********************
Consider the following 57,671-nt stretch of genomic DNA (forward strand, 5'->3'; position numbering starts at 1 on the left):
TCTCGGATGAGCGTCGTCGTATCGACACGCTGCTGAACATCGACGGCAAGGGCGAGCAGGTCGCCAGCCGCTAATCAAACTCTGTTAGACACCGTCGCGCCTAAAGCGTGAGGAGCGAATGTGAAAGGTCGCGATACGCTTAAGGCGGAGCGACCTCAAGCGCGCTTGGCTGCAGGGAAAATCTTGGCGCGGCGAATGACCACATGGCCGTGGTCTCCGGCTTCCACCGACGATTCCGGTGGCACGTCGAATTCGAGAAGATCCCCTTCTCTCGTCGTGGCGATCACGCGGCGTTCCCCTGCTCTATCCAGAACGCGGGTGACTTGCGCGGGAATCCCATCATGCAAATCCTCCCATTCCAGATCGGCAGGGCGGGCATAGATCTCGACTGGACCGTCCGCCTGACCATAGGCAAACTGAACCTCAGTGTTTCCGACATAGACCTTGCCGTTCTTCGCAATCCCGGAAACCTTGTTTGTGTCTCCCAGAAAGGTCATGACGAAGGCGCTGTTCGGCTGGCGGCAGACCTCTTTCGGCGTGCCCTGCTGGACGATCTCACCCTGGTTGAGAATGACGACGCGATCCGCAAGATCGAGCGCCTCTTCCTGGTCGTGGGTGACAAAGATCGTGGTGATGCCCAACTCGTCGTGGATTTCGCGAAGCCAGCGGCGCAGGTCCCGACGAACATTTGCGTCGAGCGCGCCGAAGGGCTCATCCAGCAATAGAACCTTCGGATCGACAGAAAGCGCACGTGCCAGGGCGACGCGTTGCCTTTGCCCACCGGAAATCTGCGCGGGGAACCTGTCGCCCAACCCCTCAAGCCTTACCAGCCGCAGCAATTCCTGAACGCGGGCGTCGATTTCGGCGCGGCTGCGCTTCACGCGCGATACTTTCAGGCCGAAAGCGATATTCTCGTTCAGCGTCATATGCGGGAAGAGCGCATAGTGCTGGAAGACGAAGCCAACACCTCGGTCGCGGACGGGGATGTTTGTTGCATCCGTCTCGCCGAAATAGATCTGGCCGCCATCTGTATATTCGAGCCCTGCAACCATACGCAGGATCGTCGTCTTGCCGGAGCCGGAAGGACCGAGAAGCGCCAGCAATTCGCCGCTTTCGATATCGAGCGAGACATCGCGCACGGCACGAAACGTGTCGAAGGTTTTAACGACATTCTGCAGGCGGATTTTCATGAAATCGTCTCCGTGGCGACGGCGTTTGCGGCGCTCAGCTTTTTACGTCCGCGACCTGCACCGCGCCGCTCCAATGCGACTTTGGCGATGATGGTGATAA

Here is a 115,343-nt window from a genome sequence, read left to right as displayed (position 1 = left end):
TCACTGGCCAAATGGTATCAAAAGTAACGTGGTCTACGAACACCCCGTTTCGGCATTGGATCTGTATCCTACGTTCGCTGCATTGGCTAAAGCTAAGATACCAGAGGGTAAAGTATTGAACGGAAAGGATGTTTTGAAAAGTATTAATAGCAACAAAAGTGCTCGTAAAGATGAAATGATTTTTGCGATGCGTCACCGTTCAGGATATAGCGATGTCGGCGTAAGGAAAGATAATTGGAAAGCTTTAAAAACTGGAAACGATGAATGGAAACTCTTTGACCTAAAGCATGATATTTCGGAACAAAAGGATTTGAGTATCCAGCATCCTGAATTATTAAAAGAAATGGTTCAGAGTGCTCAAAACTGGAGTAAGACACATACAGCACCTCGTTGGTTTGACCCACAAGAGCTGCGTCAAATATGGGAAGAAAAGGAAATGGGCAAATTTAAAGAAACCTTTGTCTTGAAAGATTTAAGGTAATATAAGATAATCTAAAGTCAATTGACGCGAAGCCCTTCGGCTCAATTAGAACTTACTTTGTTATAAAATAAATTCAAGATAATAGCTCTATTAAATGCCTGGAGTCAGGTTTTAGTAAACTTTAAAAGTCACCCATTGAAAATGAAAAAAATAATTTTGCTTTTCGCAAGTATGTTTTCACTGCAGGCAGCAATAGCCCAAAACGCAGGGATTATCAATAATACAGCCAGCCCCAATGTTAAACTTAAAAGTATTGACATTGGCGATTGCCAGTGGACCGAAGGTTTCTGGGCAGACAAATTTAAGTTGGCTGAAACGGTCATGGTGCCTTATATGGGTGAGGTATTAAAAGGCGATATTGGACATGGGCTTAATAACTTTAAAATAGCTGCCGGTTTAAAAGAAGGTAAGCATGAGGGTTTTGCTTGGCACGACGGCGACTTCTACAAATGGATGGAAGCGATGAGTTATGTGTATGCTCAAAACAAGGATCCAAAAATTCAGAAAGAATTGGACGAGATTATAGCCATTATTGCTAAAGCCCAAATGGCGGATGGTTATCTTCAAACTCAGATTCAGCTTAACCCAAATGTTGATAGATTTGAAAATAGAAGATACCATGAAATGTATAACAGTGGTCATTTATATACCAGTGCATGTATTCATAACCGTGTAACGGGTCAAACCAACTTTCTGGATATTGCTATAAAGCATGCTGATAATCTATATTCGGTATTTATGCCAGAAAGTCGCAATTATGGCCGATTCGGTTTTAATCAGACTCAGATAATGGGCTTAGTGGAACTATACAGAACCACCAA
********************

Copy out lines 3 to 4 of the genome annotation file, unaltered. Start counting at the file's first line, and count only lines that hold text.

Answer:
Here is a 115,343-nt window from a genome sequence, read left to right as displayed (position 1 = left end):
TCACTGGCCAAATGGTATCAAAAGTAACGTGGTCTACGAACACCCCGTTTCGGCATTGGATCTGTATCCTACGTTCGCTGCATTGGCTAAAGCTAAGATACCAGAGGGTAAAGTATTGAACGGAAAGGATGTTTTGAAAAGTATTAATAGCAACAAAAGTGCTCGTAAAGATGAAATGATTTTTGCGATGCGTCACCGTTCAGGATATAGCGATGTCGGCGTAAGGAAAGATAATTGGAAAGCTTTAAAAACTGGAAACGATGAATGGAAACTCTTTGACCTAAAGCATGATATTTCGGAACAAAAGGATTTGAGTATCCAGCATCCTGAATTATTAAAAGAAATGGTTCAGAGTGCTCAAAACTGGAGTAAGACACATACAGCACCTCGTTGGTTTGACCCACAAGAGCTGCGTCAAATATGGGAAGAAAAGGAAATGGGCAAATTTAAAGAAACCTTTGTCTTGAAAGATTTAAGGTAATATAAGATAATCTAAAGTCAATTGACGCGAAGCCCTTCGGCTCAATTAGAACTTACTTTGTTATAAAATAAATTCAAGATAATAGCTCTATTAAATGCCTGGAGTCAGGTTTTAGTAAACTTTAAAAGTCACCCATTGAAAATGAAAAAAATAATTTTGCTTTTCGCAAGTATGTTTTCACTGCAGGCAGCAATAGCCCAAAACGCAGGGATTATCAATAATACAGCCAGCCCCAATGTTAAACTTAAAAGTATTGACATTGGCGATTGCCAGTGGACCGAAGGTTTCTGGGCAGACAAATTTAAGTTGGCTGAAACGGTCATGGTGCCTTATATGGGTGAGGTATTAAAAGGCGATATTGGACATGGGCTTAATAACTTTAAAATAGCTGCCGGTTTAAAAGAAGGTAAGCATGAGGGTTTTGCTTGGCACGACGGCGACTTCTACAAATGGATGGAAGCGATGAGTTATGTGTATGCTCAAAACAAGGATCCAAAAATTCAGAAAGAATTGGACGAGATTATAGCCATTATTGCTAAAGCCCAAATGGCGGATGGTTATCTTCAAACTCAGATTCAGCTTAACCCAAATGTTGATAGATTTGAAAATAGAAGATACCATGAAATGTATAACAGTGGTCATTTATATACCAGTGCATGTATTCATAACCGTGTAACGGGTCAAACCAACTTTCTGGATATTGCTATAAAGCATGCTGATAATCTATATTCGGTATTTATGCCAGAAAGTCGCAATTATGGCCGATTCGGTTTTAATCAGACTCAGATAATGGGCTTAGTGGAACTATACAGAACCACCAA